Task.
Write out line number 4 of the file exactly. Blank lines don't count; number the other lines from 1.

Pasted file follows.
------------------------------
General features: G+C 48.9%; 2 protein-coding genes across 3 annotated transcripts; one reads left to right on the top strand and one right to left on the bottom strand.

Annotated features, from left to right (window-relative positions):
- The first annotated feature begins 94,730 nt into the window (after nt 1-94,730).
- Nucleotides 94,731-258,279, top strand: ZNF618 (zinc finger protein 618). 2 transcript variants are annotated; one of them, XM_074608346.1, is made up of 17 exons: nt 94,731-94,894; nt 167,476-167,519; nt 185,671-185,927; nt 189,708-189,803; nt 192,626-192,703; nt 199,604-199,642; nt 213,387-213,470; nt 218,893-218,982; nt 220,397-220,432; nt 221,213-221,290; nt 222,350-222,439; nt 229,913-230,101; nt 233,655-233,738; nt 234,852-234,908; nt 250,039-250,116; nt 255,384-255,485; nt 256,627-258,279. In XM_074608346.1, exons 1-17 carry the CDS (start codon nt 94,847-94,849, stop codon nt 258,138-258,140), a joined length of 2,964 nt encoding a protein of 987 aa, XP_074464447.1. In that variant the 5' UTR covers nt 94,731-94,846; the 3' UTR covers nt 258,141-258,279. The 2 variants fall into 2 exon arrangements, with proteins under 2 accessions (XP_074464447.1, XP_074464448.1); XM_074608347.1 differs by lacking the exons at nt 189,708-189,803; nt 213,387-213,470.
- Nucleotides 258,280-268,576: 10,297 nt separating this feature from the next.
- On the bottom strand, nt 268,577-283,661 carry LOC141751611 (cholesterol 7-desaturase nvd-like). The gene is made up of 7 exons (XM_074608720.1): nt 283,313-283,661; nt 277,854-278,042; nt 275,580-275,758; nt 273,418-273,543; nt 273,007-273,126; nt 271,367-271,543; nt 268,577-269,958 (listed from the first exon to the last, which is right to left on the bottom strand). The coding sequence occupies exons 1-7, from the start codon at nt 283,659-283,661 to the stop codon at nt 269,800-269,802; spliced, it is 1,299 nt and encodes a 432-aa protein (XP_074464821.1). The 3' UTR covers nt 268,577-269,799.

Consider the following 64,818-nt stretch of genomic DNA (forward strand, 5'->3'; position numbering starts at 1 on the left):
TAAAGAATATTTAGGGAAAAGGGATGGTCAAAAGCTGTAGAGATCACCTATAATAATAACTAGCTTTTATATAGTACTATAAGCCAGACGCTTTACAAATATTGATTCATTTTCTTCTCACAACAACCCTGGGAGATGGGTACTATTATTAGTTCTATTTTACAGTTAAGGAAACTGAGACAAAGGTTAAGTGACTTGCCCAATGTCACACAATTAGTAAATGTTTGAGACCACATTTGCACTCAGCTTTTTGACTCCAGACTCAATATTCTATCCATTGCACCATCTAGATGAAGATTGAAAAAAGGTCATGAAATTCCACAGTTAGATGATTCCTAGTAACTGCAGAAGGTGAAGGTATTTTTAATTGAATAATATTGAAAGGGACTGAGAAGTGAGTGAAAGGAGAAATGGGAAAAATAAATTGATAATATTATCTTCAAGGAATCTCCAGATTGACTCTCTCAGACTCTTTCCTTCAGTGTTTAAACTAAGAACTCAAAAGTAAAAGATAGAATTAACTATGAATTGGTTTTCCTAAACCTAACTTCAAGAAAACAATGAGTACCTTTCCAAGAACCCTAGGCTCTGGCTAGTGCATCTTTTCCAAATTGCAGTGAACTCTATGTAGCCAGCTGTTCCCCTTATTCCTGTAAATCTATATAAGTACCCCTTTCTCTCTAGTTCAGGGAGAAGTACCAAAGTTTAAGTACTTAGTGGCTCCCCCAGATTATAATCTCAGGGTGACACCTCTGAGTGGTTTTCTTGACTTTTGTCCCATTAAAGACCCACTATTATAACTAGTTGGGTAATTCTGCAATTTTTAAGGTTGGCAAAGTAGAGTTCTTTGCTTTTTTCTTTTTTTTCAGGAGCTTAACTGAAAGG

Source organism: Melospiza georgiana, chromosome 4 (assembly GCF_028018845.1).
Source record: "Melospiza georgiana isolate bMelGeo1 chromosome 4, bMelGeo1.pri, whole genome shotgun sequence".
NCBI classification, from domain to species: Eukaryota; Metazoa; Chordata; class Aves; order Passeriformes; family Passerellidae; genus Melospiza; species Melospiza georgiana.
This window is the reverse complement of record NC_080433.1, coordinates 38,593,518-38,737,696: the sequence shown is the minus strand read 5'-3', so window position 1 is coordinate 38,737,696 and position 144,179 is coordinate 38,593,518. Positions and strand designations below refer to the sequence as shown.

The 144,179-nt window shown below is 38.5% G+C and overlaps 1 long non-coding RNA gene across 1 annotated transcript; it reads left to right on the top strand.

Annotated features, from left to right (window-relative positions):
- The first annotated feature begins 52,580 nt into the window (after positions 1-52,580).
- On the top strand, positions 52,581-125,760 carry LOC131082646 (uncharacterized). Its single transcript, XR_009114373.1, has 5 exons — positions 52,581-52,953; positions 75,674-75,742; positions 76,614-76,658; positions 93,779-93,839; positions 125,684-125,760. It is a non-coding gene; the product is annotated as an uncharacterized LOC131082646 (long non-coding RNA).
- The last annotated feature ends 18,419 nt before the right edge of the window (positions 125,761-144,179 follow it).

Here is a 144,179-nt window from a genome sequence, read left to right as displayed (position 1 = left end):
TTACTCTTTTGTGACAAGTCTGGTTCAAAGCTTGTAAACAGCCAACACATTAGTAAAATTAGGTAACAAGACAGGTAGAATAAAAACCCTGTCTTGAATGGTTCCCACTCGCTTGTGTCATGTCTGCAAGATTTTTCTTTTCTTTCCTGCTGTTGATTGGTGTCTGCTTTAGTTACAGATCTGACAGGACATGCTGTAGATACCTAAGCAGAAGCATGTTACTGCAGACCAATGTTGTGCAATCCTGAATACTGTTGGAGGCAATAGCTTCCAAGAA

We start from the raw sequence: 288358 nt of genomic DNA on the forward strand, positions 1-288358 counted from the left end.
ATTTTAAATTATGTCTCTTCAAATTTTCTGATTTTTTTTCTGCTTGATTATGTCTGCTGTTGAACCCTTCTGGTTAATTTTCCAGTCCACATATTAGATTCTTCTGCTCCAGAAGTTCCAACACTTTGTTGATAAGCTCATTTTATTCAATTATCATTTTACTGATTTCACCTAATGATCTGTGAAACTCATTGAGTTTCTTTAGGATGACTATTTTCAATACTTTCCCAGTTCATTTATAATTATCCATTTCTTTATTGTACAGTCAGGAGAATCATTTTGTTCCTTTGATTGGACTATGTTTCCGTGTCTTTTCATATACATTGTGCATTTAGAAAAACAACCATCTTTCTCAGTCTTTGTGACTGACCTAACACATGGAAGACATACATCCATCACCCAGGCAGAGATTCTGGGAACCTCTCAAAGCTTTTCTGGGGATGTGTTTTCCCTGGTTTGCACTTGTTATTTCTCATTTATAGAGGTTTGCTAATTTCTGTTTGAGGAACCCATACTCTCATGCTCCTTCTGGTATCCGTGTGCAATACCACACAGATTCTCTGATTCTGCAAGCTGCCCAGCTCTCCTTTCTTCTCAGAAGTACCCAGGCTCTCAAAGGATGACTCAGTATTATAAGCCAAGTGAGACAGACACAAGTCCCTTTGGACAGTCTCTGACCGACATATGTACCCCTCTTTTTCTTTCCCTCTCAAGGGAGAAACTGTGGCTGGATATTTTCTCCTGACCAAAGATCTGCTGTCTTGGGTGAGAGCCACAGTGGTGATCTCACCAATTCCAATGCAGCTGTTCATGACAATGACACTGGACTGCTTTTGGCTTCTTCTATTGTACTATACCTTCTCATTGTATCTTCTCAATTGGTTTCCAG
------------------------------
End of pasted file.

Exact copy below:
- Nucleotides 94,731-258,279, top strand: ZNF618 (zinc finger protein 618). 2 transcript variants are annotated; one of them, XM_074608346.1, is made up of 17 exons: nt 94,731-94,894; nt 167,476-167,519; nt 185,671-185,927; nt 189,708-189,803; nt 192,626-192,703; nt 199,604-199,642; nt 213,387-213,470; nt 218,893-218,982; nt 220,397-220,432; nt 221,213-221,290; nt 222,350-222,439; nt 229,913-230,101; nt 233,655-233,738; nt 234,852-234,908; nt 250,039-250,116; nt 255,384-255,485; nt 256,627-258,279. In XM_074608346.1, exons 1-17 carry the CDS (start codon nt 94,847-94,849, stop codon nt 258,138-258,140), a joined length of 2,964 nt encoding a protein of 987 aa, XP_074464447.1. In that variant the 5' UTR covers nt 94,731-94,846; the 3' UTR covers nt 258,141-258,279. The 2 variants fall into 2 exon arrangements, with proteins under 2 accessions (XP_074464447.1, XP_074464448.1); XM_074608347.1 differs by lacking the exons at nt 189,708-189,803; nt 213,387-213,470.